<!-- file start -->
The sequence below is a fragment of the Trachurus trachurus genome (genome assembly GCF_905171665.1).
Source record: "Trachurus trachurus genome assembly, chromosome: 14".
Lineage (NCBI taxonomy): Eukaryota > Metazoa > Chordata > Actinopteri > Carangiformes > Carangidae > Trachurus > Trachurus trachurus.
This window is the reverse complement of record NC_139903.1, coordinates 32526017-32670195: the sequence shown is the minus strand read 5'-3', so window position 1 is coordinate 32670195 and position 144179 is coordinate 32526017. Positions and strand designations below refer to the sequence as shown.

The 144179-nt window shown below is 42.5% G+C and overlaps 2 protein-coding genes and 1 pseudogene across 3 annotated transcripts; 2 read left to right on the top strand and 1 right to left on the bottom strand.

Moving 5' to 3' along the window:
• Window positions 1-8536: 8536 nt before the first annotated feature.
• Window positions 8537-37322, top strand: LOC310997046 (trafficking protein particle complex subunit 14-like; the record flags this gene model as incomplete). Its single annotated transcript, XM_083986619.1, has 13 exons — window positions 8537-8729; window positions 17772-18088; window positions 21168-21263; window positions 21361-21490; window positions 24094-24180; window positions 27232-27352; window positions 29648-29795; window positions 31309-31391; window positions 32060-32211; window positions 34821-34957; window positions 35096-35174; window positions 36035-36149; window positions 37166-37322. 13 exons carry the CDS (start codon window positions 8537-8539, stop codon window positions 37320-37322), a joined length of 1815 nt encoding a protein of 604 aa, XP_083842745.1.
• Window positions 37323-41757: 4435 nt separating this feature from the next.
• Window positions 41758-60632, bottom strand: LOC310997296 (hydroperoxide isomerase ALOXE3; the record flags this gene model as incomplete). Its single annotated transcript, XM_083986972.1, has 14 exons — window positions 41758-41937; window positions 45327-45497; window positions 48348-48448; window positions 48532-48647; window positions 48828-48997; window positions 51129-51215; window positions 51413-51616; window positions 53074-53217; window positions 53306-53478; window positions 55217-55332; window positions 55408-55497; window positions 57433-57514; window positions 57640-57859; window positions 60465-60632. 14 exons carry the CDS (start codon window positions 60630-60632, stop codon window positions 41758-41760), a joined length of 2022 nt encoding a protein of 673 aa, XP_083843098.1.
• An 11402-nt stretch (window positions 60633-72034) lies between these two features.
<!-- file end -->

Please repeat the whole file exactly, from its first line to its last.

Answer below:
The sequence below is a fragment of the Trachurus trachurus genome (genome assembly GCF_905171665.1).
Source record: "Trachurus trachurus genome assembly, chromosome: 14".
Lineage (NCBI taxonomy): Eukaryota > Metazoa > Chordata > Actinopteri > Carangiformes > Carangidae > Trachurus > Trachurus trachurus.
This window is the reverse complement of record NC_139903.1, coordinates 32526017-32670195: the sequence shown is the minus strand read 5'-3', so window position 1 is coordinate 32670195 and position 144179 is coordinate 32526017. Positions and strand designations below refer to the sequence as shown.

The 144179-nt window shown below is 42.5% G+C and overlaps 2 protein-coding genes and 1 pseudogene across 3 annotated transcripts; 2 read left to right on the top strand and 1 right to left on the bottom strand.

Moving 5' to 3' along the window:
• Window positions 1-8536: 8536 nt before the first annotated feature.
• Window positions 8537-37322, top strand: LOC310997046 (trafficking protein particle complex subunit 14-like; the record flags this gene model as incomplete). Its single annotated transcript, XM_083986619.1, has 13 exons — window positions 8537-8729; window positions 17772-18088; window positions 21168-21263; window positions 21361-21490; window positions 24094-24180; window positions 27232-27352; window positions 29648-29795; window positions 31309-31391; window positions 32060-32211; window positions 34821-34957; window positions 35096-35174; window positions 36035-36149; window positions 37166-37322. 13 exons carry the CDS (start codon window positions 8537-8539, stop codon window positions 37320-37322), a joined length of 1815 nt encoding a protein of 604 aa, XP_083842745.1.
• Window positions 37323-41757: 4435 nt separating this feature from the next.
• Window positions 41758-60632, bottom strand: LOC310997296 (hydroperoxide isomerase ALOXE3; the record flags this gene model as incomplete). Its single annotated transcript, XM_083986972.1, has 14 exons — window positions 41758-41937; window positions 45327-45497; window positions 48348-48448; window positions 48532-48647; window positions 48828-48997; window positions 51129-51215; window positions 51413-51616; window positions 53074-53217; window positions 53306-53478; window positions 55217-55332; window positions 55408-55497; window positions 57433-57514; window positions 57640-57859; window positions 60465-60632. 14 exons carry the CDS (start codon window positions 60630-60632, stop codon window positions 41758-41760), a joined length of 2022 nt encoding a protein of 673 aa, XP_083843098.1.
• An 11402-nt stretch (window positions 60633-72034) lies between these two features.